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Another version of this name is Elanor. This can be taken as a form of Eleanor, or by its Quenya meaning, 'sun-star'. In JRR Tolkien's novel 'The Lord of the Rings' Elanor is the name of both a golden five-pointed flower that grows in the woods of Lothlorien and of Samwise and Rose Gamgee's eldest daughter due to her blonde hair.
Elanor (el: star, and anor: sun) comes from Quenya, but that's just in Tolkien's books.
Eleanor of Aquitaine was named such after her mother, Aenor. Her name breaks down as "alia-aenor," literally "the other Aenor."
Eleanor of Aquitaine's name (in the form Alienor) comes from the compound of her mother's name Aenor and the Latin(?) prefix 'alia' meaning 'other'. Essentially her name meant 'the other Aenor'.
Another theory on the origin of the name, in the context of Eleanor of Aquitaine, is that her name came from a corruption of the Old French ALIA - AENOR, meaning 'the daughter of Aenor'. [noted -ed]
I read that Eleanor comes from Greek origin and means "shining light."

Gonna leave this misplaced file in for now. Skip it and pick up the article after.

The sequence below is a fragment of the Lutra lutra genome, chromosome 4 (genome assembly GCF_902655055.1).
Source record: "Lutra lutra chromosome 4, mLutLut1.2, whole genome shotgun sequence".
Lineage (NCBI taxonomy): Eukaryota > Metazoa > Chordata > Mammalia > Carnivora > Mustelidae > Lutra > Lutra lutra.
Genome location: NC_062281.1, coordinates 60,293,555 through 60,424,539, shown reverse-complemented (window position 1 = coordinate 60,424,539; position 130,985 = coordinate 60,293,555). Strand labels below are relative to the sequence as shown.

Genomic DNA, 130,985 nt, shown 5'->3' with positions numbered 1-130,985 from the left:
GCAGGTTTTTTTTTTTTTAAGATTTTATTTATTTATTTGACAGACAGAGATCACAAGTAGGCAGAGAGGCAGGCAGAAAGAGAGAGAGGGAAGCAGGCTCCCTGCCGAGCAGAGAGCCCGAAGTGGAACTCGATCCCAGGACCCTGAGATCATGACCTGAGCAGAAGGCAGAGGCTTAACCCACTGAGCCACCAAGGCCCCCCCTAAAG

I thought the name Eleanor came from the name Helen, which means 'bright light' or 'shining one'?
Elinor, Alanor, means god's light in Hebrew and Arabic, or possibly 'god is my light'.
eli- of god, noor/nur/nor - light/lamp
This name is commonly thought to mean "torch" or "shining light".
I'm confused as to how "the other Aenor" can be the only explanation for Eleanor, as, contrary to what's stated, Eleanor of Aquitaine doesn't seem to have been the first bearer of the name. Éléonore de Blois-Champagne seems to have been at least 18 years older than Eleanor of Aquitaine, and her mother's name was Adela, not Aenor.
. [noted -ed]
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